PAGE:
Sydney has the largest permanent interactive light display in the world. That’s pretty cool. Even more cool is the fact you can go on the Web and program the display yourself. In theory at least.
The technology behind this is not just big it’s sophisticated. The ‘canvas’ extends over four levels of two buildings, covering 557 windows in total, and presenting a digital façade spanning a distance of 150 metres. Each window is in effect an independently programmable pixel on a giant screen. It was manufactured by Australian architectural lighting specialists Klik Systems and the results look great. Pleasingly, the whole thing uses about the same hourly energy as five household vacuum cleaners.
The digital façade is in action six evenings a week. On Tuesdays, Wednesdays and Thursdays it displays ‘soft’ images such as clouds or waves. On Friday, Saturday and Sunday Luminous displays artworks that “aim to invite debate and make art critics – and artist – of every citizen and visitor”.
That’s the really clever part of the whole thing. You can go on the web and program the display to show off your creative talents. But, sadly, before you can show off your creativity you need to be able to show off your ability to crack an almost impenetrable interface.
Painting involves selecting a colour and picking windows to illuminate: That much, once you work it out, is simple. What is not clear is what happens next. There is no way to copy one design to the next frame so you can adjust it onion-skin like. So after spending a fair bit of time getting the word ‘geek’ on the screen I just couldn’t face doing it again for the next five seconds of display. There’s no easy way to replay what you’ve done and see what it looks like and no way to copy blocks of the design. All-in-all it makes for a very cumbersome design interface. What makes it worse is that there are no instructions. The design needs to run for a certain time and if it’s too short it says so but it doesn’t tell you how long it needs to be. Finally, once you submit your design if it is not accepted you just get a terse email saying your submission has been denied without any clue as to why. It’s all a bit difficult and disappointing.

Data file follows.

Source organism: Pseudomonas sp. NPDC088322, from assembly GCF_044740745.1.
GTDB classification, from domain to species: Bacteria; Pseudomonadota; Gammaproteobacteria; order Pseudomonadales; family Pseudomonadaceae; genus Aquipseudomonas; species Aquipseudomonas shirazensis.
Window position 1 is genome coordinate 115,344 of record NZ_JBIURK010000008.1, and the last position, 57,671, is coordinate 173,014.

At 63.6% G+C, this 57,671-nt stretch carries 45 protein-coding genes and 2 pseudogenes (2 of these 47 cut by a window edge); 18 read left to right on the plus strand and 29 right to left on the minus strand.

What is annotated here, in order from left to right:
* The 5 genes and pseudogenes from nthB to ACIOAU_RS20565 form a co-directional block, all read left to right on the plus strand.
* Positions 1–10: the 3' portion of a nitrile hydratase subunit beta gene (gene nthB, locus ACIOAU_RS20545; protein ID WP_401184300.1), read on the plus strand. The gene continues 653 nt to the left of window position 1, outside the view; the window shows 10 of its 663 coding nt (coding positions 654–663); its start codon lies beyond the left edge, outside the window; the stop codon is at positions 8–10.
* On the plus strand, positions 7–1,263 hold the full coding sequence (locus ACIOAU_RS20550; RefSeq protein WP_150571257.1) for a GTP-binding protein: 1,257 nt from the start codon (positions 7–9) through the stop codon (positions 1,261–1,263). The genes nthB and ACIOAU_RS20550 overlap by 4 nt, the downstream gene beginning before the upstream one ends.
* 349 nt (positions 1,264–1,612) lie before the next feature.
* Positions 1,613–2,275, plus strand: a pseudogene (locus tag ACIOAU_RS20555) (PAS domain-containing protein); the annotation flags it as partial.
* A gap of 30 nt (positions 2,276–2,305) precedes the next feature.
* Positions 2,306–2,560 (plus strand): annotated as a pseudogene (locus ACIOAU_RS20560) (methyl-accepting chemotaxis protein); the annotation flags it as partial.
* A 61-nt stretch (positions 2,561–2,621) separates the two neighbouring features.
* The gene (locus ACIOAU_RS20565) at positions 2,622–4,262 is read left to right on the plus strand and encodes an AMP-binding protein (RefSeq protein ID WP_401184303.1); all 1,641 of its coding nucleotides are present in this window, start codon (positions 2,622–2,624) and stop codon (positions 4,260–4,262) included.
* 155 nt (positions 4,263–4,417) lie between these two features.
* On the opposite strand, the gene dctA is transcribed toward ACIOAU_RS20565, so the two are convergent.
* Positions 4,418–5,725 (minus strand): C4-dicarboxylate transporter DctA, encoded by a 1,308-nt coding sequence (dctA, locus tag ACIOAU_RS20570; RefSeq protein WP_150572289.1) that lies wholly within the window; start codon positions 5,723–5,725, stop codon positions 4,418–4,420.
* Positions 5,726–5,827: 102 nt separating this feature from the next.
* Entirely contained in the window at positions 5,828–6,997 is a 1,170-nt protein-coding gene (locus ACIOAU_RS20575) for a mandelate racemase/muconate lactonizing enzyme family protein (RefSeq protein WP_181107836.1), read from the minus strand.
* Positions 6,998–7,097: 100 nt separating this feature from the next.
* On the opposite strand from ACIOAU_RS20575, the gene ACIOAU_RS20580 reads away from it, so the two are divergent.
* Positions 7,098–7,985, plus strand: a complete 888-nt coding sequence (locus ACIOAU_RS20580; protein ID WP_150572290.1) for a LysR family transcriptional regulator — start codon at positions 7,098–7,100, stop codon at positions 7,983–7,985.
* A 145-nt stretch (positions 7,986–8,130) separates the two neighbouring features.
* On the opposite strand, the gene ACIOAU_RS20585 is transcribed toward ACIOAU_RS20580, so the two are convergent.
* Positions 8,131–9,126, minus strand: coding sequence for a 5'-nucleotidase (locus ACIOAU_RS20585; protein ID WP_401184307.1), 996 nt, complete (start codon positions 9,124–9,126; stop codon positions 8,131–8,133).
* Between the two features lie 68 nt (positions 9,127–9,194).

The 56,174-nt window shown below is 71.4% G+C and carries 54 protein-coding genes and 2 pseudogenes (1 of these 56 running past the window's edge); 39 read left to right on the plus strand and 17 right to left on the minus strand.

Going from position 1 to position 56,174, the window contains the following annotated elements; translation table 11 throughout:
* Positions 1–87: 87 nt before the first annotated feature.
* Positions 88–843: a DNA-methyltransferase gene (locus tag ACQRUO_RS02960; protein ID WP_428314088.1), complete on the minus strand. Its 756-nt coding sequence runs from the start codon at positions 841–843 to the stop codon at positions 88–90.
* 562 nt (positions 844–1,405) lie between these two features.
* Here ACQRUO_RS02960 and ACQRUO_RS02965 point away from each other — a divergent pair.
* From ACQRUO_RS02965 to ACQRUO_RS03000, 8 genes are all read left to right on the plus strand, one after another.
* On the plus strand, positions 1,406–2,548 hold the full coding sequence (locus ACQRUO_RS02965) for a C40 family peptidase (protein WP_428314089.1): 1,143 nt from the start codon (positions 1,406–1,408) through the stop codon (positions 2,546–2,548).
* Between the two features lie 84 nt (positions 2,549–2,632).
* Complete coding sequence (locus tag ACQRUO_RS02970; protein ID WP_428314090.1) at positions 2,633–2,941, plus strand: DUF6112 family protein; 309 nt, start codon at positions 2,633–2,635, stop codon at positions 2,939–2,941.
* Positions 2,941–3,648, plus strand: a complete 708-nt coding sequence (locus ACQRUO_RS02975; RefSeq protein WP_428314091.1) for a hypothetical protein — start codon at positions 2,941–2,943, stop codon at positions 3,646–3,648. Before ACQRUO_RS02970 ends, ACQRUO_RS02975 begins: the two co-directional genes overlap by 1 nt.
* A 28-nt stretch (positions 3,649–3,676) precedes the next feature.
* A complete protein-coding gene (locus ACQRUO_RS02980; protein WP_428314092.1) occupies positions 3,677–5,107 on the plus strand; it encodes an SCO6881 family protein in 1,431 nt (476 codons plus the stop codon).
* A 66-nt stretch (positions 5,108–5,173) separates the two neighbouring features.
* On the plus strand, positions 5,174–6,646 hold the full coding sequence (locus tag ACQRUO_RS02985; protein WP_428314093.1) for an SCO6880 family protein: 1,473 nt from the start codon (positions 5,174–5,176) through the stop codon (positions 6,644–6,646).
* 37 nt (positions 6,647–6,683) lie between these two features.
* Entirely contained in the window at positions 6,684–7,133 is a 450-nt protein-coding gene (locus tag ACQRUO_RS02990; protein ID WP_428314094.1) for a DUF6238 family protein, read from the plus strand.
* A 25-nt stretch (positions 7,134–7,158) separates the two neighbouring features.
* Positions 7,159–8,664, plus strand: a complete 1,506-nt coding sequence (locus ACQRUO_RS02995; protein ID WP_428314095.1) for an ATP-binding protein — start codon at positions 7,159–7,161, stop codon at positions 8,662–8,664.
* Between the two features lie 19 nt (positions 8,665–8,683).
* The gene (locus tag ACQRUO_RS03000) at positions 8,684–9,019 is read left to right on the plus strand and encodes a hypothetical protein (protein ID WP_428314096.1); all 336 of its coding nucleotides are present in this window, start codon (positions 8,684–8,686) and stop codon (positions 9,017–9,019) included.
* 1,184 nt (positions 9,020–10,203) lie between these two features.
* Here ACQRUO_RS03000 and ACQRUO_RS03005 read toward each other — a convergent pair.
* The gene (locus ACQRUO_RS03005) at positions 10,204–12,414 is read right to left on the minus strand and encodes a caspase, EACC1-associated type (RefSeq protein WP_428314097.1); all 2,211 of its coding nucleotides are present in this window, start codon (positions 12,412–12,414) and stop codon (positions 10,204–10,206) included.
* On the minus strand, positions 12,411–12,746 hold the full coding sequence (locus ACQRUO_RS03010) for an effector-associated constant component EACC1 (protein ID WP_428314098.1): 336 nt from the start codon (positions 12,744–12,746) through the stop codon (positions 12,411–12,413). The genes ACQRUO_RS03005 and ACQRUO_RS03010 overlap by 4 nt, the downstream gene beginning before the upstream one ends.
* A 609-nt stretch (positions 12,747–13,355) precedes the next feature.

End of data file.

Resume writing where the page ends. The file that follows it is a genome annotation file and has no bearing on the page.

Using your smart phone, however, allows you to do more. There are a series of web apps with which you can finger paint, play pong or a number of other games and even have the wall respond to your movements as you wave the phone around. These apps seem much more intuitive and a lot of fun.
Overall this is an absolutely great concept and a lovely addition to Sydney. However, for the promise of making artists of us all to be fulfilled the programming interface needs some really serious work.
Image: Darling Quarter.